Breaking News: Businessman Jimi Wanjigi arrested over 'fraud'
What you need to know:
- The system has been at the centre of some of the largest graft heists to hit Kenya in recent months, both at the national and county levels.
- An audit released in November 2016 revealed that the system has numerous control weaknesses that badly expose it to fraud and misuse.
During this year’s devolution conference in Kirinyaga County, Auditor General Edward Ouko made a startling admission on the efficiency of the software that is currently being relied on to manage the country’s finances.
He said that the Integrated Financial Management System (Ifmis) — the nerve centre that is meant to enhance efficiency in planning, budgeting, procurement, expenditure and reporting in the national and county governments — is not efficient in investigating the use of public funds in counties.
Mr Ouko further said that the information generated by the system is often inaccurate and gives a misleading picture of the financial status of regional governments.
“It is not the counties’ fault that there are these differences. Now, we need to go back and decide whether the Ifmis system conceived when we had the unitary government is still applicable when we have two levels of government,” he said.
It is this admission that lifted the lid on the operations, management and integrity of the controversial system.
The system is created to provide audit trails of all financial transactions with details of the person who logged in, the time, the computer used and the action performed.
But it has been right at the centre of some of the largest graft heists to hit Kenya in recent months, both at the national and county levels.
This has led to mounting questions over its rigour in guaranteeing accountability.
Annual audit reports released by Mr Ouko's office flag huge variations recorded between Ifmis and the statements of counties’ financial transactions.
An audit released in November 2016 revealed that the system has numerous control weaknesses that badly expose it to fraud and misuse.
It established that unidentified users are capable of logging in remotely while others have multiple identities.
The audit further revealed negligence on basic system security procedures and lack of data safeguards which makes the system easy to manipulate by fraudsters seeking to steal from the public purse.
Ifmis also runs on a poor network architecture, badly impacting its up-time and causing financial inconveniences.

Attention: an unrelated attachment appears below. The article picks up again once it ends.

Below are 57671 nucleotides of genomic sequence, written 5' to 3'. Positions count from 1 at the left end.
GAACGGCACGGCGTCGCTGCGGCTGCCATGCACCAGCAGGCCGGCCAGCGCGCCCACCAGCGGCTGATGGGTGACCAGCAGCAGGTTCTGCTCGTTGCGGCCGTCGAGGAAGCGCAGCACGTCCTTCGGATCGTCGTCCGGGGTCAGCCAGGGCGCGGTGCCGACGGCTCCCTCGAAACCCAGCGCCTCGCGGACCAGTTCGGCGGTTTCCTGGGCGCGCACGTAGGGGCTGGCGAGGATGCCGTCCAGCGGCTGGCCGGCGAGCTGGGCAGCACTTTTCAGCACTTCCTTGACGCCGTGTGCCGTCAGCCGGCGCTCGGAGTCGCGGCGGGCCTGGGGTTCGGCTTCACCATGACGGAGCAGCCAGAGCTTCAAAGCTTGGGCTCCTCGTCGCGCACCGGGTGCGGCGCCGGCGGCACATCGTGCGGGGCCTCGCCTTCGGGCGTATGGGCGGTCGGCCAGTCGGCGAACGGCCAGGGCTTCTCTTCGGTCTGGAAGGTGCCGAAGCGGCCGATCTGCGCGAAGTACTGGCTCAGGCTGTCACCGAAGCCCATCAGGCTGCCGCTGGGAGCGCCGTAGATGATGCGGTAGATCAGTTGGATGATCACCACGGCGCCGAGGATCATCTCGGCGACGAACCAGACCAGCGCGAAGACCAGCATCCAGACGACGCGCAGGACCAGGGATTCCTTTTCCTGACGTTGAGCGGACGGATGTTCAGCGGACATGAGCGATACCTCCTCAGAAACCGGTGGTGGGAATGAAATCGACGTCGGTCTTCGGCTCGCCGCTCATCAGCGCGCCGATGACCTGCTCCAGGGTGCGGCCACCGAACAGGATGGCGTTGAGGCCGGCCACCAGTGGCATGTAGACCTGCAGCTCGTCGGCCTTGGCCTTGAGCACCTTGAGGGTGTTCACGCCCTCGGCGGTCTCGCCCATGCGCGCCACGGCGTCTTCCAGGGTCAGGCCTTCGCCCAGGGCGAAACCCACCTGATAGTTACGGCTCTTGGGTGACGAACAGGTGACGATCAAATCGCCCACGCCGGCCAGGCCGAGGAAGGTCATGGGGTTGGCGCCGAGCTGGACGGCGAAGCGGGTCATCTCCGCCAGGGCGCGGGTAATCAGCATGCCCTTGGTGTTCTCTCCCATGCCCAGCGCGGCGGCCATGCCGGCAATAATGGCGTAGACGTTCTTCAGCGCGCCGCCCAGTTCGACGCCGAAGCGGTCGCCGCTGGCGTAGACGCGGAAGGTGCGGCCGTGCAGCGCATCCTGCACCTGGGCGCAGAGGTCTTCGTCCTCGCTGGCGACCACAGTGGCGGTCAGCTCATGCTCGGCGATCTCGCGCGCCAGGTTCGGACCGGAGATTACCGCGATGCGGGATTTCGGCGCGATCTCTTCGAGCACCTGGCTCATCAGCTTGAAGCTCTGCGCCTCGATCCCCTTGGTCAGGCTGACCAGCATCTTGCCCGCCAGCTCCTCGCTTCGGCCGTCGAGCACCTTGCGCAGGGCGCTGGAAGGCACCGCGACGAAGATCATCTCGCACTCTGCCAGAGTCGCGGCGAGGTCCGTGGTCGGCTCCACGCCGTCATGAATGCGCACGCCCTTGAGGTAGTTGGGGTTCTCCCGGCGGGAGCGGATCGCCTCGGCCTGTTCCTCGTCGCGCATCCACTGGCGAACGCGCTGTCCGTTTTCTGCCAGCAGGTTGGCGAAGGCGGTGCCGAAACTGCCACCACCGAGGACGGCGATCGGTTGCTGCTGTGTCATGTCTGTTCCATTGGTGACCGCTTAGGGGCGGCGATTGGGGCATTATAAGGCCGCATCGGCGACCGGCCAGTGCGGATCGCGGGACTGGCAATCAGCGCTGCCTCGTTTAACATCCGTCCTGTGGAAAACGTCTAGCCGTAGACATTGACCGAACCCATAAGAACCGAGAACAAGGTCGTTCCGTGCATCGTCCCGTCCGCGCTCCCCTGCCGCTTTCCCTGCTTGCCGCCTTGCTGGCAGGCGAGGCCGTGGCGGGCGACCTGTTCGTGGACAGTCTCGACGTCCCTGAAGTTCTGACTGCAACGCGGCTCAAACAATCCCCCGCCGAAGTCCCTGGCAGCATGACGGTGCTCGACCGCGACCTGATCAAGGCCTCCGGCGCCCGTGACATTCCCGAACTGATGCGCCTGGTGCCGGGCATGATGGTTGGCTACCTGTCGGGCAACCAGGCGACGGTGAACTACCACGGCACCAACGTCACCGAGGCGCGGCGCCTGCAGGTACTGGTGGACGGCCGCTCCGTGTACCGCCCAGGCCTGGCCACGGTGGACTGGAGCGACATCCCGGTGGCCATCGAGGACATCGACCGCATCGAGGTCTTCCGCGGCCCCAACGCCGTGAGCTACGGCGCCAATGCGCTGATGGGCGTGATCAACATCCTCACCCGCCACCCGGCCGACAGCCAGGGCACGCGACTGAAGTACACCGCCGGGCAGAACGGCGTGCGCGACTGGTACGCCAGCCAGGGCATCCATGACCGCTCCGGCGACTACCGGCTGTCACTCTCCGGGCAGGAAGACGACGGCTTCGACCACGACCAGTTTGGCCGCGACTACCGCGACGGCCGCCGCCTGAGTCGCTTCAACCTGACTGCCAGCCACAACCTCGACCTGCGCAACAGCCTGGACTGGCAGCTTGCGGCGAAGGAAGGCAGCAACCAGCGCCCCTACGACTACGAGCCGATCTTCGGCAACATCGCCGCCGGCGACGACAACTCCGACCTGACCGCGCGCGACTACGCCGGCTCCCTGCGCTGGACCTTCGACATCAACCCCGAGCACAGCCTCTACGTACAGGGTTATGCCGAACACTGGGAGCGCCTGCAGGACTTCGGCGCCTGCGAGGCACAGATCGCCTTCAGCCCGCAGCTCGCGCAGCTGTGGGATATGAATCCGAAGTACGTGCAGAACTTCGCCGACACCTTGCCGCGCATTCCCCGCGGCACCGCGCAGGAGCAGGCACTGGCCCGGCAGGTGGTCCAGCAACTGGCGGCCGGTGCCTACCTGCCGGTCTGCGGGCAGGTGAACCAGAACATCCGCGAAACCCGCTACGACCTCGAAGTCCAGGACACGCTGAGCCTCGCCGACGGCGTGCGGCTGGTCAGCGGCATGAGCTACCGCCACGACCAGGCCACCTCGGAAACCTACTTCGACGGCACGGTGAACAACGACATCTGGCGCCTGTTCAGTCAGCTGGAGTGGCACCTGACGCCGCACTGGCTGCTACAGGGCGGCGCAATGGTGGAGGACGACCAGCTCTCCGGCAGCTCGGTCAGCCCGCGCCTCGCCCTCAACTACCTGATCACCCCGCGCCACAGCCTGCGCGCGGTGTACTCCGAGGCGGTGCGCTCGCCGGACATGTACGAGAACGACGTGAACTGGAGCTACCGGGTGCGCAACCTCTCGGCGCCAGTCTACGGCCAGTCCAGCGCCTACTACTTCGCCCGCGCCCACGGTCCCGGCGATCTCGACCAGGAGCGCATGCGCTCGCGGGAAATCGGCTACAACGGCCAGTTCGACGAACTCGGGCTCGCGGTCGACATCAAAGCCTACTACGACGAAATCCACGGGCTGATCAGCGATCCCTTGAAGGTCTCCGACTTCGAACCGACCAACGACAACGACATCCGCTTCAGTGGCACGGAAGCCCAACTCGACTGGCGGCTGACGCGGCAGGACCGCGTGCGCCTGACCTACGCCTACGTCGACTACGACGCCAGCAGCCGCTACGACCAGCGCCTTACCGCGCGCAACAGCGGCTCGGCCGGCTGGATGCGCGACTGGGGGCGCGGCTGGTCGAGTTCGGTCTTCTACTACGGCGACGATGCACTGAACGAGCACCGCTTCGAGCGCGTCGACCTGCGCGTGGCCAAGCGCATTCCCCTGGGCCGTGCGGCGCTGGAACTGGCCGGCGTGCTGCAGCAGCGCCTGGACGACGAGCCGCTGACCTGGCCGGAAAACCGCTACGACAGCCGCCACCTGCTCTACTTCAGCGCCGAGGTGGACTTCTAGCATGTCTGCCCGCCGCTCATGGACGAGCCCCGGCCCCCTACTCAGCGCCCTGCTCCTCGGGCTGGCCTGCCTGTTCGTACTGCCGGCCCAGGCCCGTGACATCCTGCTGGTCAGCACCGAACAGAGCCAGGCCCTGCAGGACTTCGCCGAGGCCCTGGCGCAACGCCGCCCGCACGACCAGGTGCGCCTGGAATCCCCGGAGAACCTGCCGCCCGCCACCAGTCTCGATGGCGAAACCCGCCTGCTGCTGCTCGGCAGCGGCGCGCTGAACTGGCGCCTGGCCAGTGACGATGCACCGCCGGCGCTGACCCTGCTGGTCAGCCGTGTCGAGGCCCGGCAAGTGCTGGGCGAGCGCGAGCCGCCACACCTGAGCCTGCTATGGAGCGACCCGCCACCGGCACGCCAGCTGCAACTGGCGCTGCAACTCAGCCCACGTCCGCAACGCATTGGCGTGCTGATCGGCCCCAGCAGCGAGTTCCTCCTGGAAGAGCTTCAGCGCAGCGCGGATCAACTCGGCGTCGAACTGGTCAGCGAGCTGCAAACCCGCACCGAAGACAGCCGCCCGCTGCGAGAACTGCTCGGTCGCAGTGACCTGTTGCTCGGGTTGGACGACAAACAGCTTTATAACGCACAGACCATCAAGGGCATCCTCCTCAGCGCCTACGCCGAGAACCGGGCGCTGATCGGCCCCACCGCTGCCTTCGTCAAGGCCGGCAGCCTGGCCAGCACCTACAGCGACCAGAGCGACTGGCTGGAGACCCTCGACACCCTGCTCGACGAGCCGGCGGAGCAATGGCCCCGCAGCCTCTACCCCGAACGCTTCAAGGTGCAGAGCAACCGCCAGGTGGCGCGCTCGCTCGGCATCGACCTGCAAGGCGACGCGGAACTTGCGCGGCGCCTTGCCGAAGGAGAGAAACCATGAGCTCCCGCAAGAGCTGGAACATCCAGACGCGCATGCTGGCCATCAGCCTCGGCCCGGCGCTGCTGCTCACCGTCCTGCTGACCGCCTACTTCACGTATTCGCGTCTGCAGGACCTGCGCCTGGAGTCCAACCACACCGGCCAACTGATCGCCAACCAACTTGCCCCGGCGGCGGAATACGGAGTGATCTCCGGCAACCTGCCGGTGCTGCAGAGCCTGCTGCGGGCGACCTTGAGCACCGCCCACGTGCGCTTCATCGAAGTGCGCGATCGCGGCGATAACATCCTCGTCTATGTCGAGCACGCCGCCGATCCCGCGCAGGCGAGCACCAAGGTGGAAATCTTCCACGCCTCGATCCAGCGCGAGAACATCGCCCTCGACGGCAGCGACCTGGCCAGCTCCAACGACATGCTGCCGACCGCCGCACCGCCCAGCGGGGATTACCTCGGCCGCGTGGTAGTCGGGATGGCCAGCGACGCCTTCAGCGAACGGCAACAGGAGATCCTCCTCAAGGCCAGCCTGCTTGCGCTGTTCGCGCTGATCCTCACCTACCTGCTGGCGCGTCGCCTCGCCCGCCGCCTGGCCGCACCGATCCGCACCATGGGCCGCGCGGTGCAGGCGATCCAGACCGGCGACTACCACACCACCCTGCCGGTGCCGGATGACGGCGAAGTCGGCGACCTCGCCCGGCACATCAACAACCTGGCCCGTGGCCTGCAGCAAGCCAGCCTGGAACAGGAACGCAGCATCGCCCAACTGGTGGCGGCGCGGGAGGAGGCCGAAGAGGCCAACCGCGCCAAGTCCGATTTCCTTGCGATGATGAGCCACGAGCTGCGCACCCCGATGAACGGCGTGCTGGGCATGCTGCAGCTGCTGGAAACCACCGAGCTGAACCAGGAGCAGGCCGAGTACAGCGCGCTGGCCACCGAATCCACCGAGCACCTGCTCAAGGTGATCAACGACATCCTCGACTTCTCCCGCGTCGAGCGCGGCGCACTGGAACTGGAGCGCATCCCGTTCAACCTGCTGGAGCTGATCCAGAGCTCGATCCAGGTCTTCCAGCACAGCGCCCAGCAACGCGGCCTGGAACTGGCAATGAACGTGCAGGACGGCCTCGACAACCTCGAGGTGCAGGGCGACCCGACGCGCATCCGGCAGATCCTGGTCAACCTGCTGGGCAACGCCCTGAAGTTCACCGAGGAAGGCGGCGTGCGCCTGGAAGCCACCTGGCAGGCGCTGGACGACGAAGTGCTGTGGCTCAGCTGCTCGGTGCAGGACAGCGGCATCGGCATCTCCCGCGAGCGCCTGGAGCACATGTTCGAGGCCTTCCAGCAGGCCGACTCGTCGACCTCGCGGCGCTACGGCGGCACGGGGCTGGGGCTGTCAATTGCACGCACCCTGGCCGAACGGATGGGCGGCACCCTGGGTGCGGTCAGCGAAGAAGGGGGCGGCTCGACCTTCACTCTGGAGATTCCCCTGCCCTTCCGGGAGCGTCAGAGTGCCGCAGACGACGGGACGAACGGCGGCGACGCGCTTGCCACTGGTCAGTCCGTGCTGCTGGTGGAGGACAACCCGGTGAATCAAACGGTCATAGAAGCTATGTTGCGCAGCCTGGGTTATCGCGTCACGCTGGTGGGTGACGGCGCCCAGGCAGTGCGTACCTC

On Tuesday, governors, who have accused National Treasury of generating erroneous documents that misrepresent their spending in the financial year 2017/18, lay the blame squarely on Ifmis.
The auditor general’s reports show that Kiambu, Kakamega, Kitui Nyeri and Kirinyaga spent hundreds of millions on functions over which they lack jurisdiction.
But Council of Governors chairman Wycliffe Oparanya said no money was budgeted or spent on national government highlighted budget lines.
“It would be important to note that the figures in dispute as raised by the senate were never pointed out by the auditor general as point of queries to the individual counties during the audit,” Mr Oparanya said.
“County governments also prepare programme-based budgets approved by the county assemblies. Neither did they (assemblies), raise the anomalies nor did the issues raised in the management letter developed by the auditor general during the audit process,” he said.
Separately, Kirinyaga Governor Anne Waiguru said her county followed the laid-down procedures and generated correct reports from the Ifmis for the period in question.
"These official documents are available for inspection and were the basis for all county expenditure duly approved by the Controller of Budget," she said.
Laikipia Governor Ndiritu Muriithi said his administration had flagged errors generated by Ifmis last year and informed the system’s directorate, which confirmed that there was a configuration issue that resulted in the generation of erroneous reports.
Already, CoG, Treasury, the Auditor General and Controller of Budget have formed a joint team to probe county audit records.
The Senate has rejected a request by governors to suspend further appearances before it over audit issues until the technical committee formed concludes its findings within 14 days.
“We will demand a review for all the 47 counties. We are narrowing down on Ifmis that generates these reports, and we want to know who introduced these budget lines in the counties and why,” Mr Oparanya said.
Treasury has fought back, saying some counties were not following the correct procedures when recording expenditure on Ifmis, hence leading to the generation of wrong reports.
Principal Secretary Kamau Thugge said counties are required to prepare and submit budget estimates to their assemblies by both votes and programmes.
“The system generates reports based on the transactions captured by the users. In order for the financial statements in Ifmis to reflect the true position of the counties, you are required to capture all revenue and expenditure transactions,” Mr Thugge said.
Ifmis Director Stanley Kamangunya was unreachable for comment.
Since 2015, Ifmis has been used to perpetrate the two National Youth Service scandals that cost taxpayers Sh11 billion, the Sh5 billion Ministry of Health scandal and one that saw an unspecified amount of money diverted from the Kenya National Union of Nurses members’ deductions by counties and the Ministry of Health.